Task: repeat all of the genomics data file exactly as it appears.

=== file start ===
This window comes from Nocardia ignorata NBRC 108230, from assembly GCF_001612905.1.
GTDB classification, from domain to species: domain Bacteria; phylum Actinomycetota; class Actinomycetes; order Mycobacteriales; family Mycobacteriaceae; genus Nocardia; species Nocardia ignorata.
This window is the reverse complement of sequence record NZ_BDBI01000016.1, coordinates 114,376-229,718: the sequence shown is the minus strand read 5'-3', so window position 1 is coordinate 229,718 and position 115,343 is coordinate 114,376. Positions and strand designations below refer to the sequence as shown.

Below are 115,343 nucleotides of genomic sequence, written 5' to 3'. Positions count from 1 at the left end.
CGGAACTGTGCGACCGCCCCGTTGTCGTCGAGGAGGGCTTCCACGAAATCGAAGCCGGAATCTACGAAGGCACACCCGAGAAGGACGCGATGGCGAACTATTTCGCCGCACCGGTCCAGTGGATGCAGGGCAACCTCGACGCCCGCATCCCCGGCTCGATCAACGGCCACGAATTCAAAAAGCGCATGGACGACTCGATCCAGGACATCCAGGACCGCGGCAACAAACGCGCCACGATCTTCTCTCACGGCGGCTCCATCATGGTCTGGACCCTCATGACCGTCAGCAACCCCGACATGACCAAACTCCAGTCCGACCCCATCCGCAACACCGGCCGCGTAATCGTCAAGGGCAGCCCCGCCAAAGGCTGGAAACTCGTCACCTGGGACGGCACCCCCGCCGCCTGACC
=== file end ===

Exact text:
This window comes from Nocardia ignorata NBRC 108230, from assembly GCF_001612905.1.
GTDB classification, from domain to species: domain Bacteria; phylum Actinomycetota; class Actinomycetes; order Mycobacteriales; family Mycobacteriaceae; genus Nocardia; species Nocardia ignorata.
This window is the reverse complement of sequence record NZ_BDBI01000016.1, coordinates 114,376-229,718: the sequence shown is the minus strand read 5'-3', so window position 1 is coordinate 229,718 and position 115,343 is coordinate 114,376. Positions and strand designations below refer to the sequence as shown.

Below are 115,343 nucleotides of genomic sequence, written 5' to 3'. Positions count from 1 at the left end.
CGGAACTGTGCGACCGCCCCGTTGTCGTCGAGGAGGGCTTCCACGAAATCGAAGCCGGAATCTACGAAGGCACACCCGAGAAGGACGCGATGGCGAACTATTTCGCCGCACCGGTCCAGTGGATGCAGGGCAACCTCGACGCCCGCATCCCCGGCTCGATCAACGGCCACGAATTCAAAAAGCGCATGGACGACTCGATCCAGGACATCCAGGACCGCGGCAACAAACGCGCCACGATCTTCTCTCACGGCGGCTCCATCATGGTCTGGACCCTCATGACCGTCAGCAACCCCGACATGACCAAACTCCAGTCCGACCCCATCCGCAACACCGGCCGCGTAATCGTCAAGGGCAGCCCCGCCAAAGGCTGGAAACTCGTCACCTGGGACGGCACCCCCGCCGCCTGACC